I don't recall the title, but several years ago a doctor wrote a book about how using standardized checklists in the OR and ER significantly reduced the incidence of mistakes. He also used the "miracle on the Hudson" as a similar example.

When I was flying, I used my own checklist, which added a few items to the aircraft manufacturer's one, and re-ordered into a sequence that flowed more smoothly for me. I own up to the fact that fear of death motivated me quite strongly.

Kirk Tuck, Photographer/Writer said...

😆 Yeah, I am a nerd. I do have a laminated checklist.... but I think it's smart. when I use it....

scott kirkpatrick said...

>>> I'll pull out the laminated check list and do every step by the numbers. Thank goodness I'm not a brain surgeon.<<<

or a flight instructor. Check lists include that important check to see if the wheels are down before landing. It can happen to the best of them, without checklist discipline.

Nigel Hodges said...

Or you could land up like I did once, going away for a weekend and not taking any spare shirts...thankfully I was able to borrow!
Ever since then, whenever I go away, I do a list. In fact, there are usually two lists, one for my suitcase and one for my rucksack/ camera bag.
And of course there's my "to do" lists, also very useful!

Yoram Nevo said...

Laminated check list is very good idea. Such "essential checks" cards are mandatory to use for pilots in the IAF. So you are in good company.

Concentrik said...

I wonder if some people avoid the laminated checklist because they feel it looks amateurish? When I was a liveaboard cruising sailor we regularly took on volunteer crew and found the LCLs really useful. The 'departure' checklist went through about twenty-five items and we used it almost every day. Our mantra: there will be no surprises, there will be no shouting!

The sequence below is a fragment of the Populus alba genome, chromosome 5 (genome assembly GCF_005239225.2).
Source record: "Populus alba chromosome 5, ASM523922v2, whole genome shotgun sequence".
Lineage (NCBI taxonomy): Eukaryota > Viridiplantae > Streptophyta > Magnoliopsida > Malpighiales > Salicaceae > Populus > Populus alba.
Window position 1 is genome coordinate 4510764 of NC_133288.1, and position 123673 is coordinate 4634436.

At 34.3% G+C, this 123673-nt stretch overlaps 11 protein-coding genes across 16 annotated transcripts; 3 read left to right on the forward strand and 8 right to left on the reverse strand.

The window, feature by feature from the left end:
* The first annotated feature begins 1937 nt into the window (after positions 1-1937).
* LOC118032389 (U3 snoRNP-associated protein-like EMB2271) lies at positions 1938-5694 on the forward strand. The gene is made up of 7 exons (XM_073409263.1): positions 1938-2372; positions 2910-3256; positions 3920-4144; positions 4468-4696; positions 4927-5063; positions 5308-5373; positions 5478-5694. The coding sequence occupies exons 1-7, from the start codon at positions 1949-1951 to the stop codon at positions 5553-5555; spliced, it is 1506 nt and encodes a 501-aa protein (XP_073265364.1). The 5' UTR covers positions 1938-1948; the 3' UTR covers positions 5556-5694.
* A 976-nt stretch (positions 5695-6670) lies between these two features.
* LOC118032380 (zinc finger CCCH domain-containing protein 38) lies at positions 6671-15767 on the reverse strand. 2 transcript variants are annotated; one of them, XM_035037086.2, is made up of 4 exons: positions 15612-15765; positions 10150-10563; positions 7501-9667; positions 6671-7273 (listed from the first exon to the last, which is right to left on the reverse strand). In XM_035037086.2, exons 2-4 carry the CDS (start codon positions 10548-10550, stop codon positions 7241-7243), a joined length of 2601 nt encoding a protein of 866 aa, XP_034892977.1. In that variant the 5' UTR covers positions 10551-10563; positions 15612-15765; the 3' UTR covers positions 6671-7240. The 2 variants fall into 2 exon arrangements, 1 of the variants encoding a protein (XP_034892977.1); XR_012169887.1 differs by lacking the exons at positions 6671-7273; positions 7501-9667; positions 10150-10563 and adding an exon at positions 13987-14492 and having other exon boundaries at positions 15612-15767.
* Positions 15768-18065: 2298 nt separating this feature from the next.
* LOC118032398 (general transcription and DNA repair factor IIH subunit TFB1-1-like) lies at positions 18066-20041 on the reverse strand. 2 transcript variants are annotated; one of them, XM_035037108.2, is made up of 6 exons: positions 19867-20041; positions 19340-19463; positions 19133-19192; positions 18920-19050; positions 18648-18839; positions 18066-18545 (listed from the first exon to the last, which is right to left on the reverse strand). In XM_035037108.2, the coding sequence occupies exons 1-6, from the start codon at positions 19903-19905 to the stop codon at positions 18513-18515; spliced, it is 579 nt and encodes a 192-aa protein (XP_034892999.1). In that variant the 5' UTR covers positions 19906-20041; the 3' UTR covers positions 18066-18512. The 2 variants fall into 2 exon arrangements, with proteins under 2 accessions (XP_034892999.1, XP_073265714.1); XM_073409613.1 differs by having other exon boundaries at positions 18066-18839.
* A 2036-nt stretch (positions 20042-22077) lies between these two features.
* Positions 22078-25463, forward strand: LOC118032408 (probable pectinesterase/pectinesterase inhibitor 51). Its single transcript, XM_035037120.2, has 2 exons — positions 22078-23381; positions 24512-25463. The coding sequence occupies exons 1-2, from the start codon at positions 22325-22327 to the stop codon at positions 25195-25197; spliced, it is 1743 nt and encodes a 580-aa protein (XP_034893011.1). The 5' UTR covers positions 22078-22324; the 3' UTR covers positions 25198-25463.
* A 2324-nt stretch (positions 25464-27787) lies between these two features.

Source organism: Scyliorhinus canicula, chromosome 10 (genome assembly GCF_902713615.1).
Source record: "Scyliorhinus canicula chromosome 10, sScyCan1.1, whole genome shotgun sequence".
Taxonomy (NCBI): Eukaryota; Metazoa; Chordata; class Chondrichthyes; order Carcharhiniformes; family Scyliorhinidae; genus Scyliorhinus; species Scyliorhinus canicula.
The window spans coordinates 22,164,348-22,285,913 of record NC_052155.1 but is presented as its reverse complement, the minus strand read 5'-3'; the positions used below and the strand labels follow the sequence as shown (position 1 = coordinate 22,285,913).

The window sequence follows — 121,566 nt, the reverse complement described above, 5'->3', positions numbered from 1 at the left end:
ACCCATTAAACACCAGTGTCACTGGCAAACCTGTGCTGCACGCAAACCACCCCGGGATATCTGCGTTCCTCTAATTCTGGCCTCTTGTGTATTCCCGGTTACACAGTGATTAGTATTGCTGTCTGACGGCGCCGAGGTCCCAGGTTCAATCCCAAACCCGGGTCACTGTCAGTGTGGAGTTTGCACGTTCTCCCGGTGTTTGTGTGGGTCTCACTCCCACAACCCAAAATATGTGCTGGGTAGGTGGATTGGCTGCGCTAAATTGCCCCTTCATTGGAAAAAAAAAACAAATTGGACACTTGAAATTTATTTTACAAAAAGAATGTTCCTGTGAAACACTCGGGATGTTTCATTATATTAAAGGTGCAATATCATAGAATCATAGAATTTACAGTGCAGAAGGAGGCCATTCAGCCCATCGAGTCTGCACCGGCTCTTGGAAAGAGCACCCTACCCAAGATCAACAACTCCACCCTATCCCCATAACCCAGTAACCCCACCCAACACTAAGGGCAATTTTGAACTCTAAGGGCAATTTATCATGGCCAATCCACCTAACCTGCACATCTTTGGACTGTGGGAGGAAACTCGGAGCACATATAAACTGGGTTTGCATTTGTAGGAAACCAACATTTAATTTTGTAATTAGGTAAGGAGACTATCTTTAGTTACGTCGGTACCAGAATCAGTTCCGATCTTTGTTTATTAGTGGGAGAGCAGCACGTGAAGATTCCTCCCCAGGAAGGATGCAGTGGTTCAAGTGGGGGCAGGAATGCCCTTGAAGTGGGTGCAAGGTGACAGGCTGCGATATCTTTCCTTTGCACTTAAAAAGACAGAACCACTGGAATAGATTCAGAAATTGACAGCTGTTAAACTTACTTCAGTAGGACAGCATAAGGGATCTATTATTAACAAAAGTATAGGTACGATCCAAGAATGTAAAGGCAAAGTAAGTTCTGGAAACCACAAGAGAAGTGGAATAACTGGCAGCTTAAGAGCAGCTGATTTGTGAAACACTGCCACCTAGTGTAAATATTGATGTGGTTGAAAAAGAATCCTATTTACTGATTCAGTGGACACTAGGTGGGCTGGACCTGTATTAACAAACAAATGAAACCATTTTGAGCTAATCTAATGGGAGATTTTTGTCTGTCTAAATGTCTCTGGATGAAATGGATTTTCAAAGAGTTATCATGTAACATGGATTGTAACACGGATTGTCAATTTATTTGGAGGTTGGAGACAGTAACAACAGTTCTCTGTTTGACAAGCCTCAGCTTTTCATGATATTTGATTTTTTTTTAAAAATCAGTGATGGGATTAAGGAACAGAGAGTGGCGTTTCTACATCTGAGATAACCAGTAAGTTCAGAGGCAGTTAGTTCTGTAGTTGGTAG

Gato said...

Years ago I told myself, "If pilots can use a checklist, I can too." Since most of my photography is on location and miles from home I made up a packing checklist. Mine are not laminated, but that's a good idea.

I've gotten out of the habit of using them, but need to get back to it. Not too long ago I headed out for a shoot, got out on the interstate before I realized I had left my phone on the desk. Luckily I'm compulsive about extra travel time, so was able to circle back for it and still make the shoot on time.

Greg Heins said...

I used to tell my assistants, "They hire me because of all the mistakes I've made." In response to the puzzled looks, I would go on, "They know I won't make them again."

Ronman said...

I had to scratch an interview once because we hurried the moment and assumed the audio was good. The wireless mic didn't get turned on and I wasn't wearing my headphones until about 15 seconds into the interview. We corrected and started over, but much of the emotion of the moment was lost.

Jerry said...

About 3 years ago we shot an entire day of guitar videos that ended up having no usable sound. We shot them exactly (or so we thought) like the previous time that were spectacular. We learned to play back the first recording and make sure it's good before proceeding. Your equipment is not going to work every time! Everything breaks.

Unknown said...

The book is called "The Checklist Manifesto" by Dr Atul Gawande, noted Harvard surgeon and accomplished author.
Highly recommended...I urge everyone to read it.

Ray said...

"Thank goodness I'm not a brain surgeon."

I'm sorry about the mistake but no lives were lost, no blood was shed, no sheet metal was crumpled, and you'll do better next time

Bob said...

First rule of being a pilot: "Fly the god damned aircraft."
Second rule: Do it well.
Third rule: Do the checklist.